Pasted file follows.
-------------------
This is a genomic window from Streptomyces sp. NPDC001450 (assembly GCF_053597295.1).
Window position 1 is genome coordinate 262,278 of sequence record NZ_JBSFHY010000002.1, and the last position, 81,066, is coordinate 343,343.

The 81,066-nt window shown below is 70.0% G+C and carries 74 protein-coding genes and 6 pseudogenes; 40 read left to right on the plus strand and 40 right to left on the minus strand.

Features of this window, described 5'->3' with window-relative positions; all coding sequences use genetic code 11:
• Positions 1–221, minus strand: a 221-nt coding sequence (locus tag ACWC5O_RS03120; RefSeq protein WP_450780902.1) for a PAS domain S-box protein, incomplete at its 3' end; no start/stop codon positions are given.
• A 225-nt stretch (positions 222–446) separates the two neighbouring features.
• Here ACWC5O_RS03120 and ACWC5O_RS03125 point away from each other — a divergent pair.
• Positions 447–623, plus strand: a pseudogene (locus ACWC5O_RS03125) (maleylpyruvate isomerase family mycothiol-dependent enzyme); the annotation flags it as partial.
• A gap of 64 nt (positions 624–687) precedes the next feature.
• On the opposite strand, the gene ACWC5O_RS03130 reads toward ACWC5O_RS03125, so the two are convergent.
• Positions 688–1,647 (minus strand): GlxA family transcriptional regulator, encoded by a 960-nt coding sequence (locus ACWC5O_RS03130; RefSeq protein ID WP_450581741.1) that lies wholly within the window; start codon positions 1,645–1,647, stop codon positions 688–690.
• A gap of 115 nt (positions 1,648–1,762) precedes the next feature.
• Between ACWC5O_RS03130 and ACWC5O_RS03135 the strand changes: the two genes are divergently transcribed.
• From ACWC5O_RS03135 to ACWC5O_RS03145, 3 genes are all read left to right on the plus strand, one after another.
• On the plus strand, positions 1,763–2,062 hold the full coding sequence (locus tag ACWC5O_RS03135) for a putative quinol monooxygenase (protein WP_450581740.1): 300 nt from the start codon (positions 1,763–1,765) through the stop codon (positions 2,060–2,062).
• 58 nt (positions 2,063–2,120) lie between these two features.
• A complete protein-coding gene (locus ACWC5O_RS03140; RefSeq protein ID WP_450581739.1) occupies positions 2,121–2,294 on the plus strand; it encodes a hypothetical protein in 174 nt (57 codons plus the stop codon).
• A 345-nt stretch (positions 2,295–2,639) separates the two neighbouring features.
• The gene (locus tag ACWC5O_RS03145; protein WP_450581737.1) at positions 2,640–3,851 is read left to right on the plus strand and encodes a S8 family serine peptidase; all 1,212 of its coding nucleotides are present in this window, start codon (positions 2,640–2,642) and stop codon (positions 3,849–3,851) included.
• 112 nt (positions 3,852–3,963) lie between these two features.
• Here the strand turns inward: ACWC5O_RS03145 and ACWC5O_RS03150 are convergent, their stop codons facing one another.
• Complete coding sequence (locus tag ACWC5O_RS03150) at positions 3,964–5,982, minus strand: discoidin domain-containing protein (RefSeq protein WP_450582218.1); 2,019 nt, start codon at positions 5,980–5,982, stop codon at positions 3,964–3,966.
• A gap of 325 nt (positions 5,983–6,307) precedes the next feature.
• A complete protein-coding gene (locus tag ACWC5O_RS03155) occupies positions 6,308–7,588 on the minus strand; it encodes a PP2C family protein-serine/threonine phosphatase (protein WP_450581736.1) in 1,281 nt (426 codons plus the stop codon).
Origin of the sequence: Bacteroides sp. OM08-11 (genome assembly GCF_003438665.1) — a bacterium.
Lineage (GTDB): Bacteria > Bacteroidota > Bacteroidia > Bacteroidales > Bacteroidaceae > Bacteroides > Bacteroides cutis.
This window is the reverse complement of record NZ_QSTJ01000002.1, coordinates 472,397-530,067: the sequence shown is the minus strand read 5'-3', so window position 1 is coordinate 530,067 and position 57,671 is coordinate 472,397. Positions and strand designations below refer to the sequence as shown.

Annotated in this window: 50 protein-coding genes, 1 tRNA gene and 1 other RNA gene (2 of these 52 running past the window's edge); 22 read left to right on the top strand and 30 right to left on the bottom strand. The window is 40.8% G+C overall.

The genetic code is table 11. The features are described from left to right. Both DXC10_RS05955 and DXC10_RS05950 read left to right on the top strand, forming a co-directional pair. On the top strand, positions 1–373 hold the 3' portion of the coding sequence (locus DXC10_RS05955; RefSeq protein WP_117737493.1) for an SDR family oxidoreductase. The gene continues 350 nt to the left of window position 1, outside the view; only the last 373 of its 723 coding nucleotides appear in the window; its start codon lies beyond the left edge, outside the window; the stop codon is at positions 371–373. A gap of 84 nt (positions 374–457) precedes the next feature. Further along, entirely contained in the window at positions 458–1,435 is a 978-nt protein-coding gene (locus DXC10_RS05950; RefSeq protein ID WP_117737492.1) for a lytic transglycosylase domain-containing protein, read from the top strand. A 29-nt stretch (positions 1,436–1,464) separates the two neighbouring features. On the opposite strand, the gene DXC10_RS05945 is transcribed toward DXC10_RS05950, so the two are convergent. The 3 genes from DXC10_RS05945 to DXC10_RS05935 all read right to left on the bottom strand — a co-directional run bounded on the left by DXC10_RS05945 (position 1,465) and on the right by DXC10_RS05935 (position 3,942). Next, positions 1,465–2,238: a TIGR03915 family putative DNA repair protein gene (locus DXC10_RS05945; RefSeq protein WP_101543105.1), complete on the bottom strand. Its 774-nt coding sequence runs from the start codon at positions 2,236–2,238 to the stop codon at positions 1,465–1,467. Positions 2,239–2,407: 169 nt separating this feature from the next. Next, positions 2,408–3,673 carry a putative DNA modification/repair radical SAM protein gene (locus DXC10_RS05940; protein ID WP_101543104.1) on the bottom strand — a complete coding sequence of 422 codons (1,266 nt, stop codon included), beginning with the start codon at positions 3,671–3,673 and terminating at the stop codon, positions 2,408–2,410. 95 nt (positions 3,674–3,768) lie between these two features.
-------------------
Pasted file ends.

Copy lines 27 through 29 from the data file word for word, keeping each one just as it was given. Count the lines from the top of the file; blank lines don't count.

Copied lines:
This window is the reverse complement of record NZ_QSTJ01000002.1, coordinates 472,397-530,067: the sequence shown is the minus strand read 5'-3', so window position 1 is coordinate 530,067 and position 57,671 is coordinate 472,397. Positions and strand designations below refer to the sequence as shown.

Annotated in this window: 50 protein-coding genes, 1 tRNA gene and 1 other RNA gene (2 of these 52 running past the window's edge); 22 read left to right on the top strand and 30 right to left on the bottom strand. The window is 40.8% G+C overall.

The genetic code is table 11. The features are described from left to right. Both DXC10_RS05955 and DXC10_RS05950 read left to right on the top strand, forming a co-directional pair. On the top strand, positions 1–373 hold the 3' portion of the coding sequence (locus DXC10_RS05955; RefSeq protein WP_117737493.1) for an SDR family oxidoreductase. The gene continues 350 nt to the left of window position 1, outside the view; only the last 373 of its 723 coding nucleotides appear in the window; its start codon lies beyond the left edge, outside the window; the stop codon is at positions 371–373. A gap of 84 nt (positions 374–457) precedes the next feature. Further along, entirely contained in the window at positions 458–1,435 is a 978-nt protein-coding gene (locus DXC10_RS05950; RefSeq protein ID WP_117737492.1) for a lytic transglycosylase domain-containing protein, read from the top strand. A 29-nt stretch (positions 1,436–1,464) separates the two neighbouring features. On the opposite strand, the gene DXC10_RS05945 is transcribed toward DXC10_RS05950, so the two are convergent. The 3 genes from DXC10_RS05945 to DXC10_RS05935 all read right to left on the bottom strand — a co-directional run bounded on the left by DXC10_RS05945 (position 1,465) and on the right by DXC10_RS05935 (position 3,942). Next, positions 1,465–2,238: a TIGR03915 family putative DNA repair protein gene (locus DXC10_RS05945; RefSeq protein WP_101543105.1), complete on the bottom strand. Its 774-nt coding sequence runs from the start codon at positions 2,236–2,238 to the stop codon at positions 1,465–1,467. Positions 2,239–2,407: 169 nt separating this feature from the next. Next, positions 2,408–3,673 carry a putative DNA modification/repair radical SAM protein gene (locus DXC10_RS05940; protein ID WP_101543104.1) on the bottom strand — a complete coding sequence of 422 codons (1,266 nt, stop codon included), beginning with the start codon at positions 3,671–3,673 and terminating at the stop codon, positions 2,408–2,410. 95 nt (positions 3,674–3,768) lie between these two features.